Mike S. Zafirovski, who had served as President and CEO of GE Lighting and then as Motorola President and COO, succeeded Owens as president and CEO on November 15, 2005. Motorola filed a suit against Zafirovski's hiring, alleging that his new position would break the terms of the non-disclosure agreement he had signed. Nortel agreed to pay $11.5 million on his behalf to settle the lawsuit. Nortel also paid out US$575 million and 629 million common shares in 2006 to settle a class-action lawsuit that accused the company of misleading investors about the health of the company.
Peter W. Currie stepped down as Executive Vice President and CFO in early 2007. In February, 2007, Nortel announced its plans to reduce its workforce by 2,000 employees, and to transfer an additional 1,000 jobs to lower-cost job sites. The Securities and Exchange Commission filed civil fraud charges against Nortel for accounting fraud from 2000 to 2003 to close gaps between its true performance, its internal targets and Wall Street expectations. Nortel settled the case, paying $35 million, which the Commission distributed to affected shareholders, and reporting periodically to the Commission on remedial measures to improve its financial accounting. Dunn, Beatty, and Gollogly were charged in June 2008 by the RCMP for criminal fraud related to their activities in 2002–2003.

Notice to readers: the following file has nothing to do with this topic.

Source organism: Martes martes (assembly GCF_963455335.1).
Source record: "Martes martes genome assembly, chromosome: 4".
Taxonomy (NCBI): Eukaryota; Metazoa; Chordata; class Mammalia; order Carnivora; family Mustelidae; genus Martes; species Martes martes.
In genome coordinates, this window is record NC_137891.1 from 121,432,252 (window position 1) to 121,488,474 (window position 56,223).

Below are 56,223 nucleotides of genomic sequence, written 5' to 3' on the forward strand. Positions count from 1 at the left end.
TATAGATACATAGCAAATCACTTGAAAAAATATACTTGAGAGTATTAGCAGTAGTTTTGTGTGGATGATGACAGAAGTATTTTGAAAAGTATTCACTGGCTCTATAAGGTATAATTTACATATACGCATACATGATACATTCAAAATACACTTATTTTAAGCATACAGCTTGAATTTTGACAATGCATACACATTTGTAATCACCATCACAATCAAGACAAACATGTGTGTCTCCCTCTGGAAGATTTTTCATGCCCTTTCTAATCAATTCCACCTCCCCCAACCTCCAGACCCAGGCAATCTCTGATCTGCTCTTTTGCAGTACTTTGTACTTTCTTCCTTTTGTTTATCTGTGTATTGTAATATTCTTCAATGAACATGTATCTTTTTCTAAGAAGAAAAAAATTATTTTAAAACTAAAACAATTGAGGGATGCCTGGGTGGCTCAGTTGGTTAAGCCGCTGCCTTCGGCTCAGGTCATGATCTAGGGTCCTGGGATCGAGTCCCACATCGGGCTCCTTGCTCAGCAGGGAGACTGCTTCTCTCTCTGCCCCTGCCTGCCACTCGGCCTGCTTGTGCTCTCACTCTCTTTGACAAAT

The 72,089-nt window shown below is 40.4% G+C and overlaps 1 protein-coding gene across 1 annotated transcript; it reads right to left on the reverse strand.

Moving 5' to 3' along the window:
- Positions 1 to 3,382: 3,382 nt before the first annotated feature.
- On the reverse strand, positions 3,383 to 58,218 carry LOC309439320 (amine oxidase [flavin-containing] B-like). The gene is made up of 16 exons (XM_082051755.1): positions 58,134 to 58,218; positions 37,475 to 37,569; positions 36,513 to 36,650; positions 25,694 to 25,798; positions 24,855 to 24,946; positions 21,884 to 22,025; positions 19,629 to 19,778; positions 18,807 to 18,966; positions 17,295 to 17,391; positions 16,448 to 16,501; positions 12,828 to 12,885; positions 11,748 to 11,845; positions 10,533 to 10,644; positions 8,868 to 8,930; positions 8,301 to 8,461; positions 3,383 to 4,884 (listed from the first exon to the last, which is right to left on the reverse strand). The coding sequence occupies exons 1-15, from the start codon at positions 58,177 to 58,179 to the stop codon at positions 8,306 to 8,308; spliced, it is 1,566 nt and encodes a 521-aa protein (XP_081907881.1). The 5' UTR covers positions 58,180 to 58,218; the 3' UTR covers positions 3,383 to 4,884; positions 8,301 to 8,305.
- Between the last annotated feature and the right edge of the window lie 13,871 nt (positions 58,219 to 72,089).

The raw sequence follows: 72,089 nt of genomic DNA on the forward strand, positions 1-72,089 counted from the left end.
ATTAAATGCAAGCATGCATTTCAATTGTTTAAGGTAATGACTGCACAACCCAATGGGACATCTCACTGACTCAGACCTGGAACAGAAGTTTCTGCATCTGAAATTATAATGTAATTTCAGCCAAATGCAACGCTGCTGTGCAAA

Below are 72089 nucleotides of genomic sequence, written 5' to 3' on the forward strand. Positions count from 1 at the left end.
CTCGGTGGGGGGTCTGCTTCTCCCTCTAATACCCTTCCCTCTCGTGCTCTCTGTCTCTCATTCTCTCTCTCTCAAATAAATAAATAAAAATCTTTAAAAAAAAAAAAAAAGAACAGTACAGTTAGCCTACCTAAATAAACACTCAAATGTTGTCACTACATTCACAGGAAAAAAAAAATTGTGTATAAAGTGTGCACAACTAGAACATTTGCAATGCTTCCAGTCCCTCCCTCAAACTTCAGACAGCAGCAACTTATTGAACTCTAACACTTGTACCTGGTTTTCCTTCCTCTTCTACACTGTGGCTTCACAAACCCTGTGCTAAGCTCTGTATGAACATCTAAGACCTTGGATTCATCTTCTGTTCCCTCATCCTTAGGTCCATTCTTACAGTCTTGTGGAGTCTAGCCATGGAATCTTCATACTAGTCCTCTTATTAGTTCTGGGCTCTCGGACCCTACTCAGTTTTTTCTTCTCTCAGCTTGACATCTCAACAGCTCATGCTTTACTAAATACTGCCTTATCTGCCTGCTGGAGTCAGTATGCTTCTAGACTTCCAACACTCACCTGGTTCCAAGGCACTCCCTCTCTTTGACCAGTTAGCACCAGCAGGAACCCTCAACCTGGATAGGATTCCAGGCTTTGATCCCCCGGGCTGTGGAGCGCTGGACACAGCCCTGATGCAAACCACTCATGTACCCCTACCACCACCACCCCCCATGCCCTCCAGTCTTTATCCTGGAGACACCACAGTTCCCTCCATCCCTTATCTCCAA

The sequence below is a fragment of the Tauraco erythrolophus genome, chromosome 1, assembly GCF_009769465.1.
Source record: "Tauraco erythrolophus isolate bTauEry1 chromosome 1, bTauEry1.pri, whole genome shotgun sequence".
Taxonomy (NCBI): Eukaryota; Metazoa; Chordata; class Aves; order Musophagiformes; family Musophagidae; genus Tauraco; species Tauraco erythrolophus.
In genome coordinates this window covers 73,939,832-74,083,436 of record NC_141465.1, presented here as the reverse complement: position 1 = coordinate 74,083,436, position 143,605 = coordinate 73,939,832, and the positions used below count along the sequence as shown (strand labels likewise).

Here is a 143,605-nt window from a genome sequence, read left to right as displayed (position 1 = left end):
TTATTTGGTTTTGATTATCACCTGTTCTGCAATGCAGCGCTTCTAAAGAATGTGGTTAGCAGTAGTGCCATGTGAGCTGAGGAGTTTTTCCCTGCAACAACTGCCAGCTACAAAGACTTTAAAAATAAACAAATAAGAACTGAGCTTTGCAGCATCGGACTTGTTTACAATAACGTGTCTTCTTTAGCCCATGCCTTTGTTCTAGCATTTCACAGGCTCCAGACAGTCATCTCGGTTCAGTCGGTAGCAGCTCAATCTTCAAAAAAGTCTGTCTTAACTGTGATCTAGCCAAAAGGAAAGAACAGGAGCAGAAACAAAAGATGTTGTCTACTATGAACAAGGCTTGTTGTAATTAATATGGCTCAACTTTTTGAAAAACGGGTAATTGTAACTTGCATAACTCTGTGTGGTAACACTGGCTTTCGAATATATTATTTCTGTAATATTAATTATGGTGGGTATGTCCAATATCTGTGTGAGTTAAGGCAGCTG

Nortel announced plans in February 2008 to eliminate 2,100 jobs, and to transfer another 1,000 jobs to lower-cost centres. As part of the reductions, Nortel shut down its Calgary campus in 2009.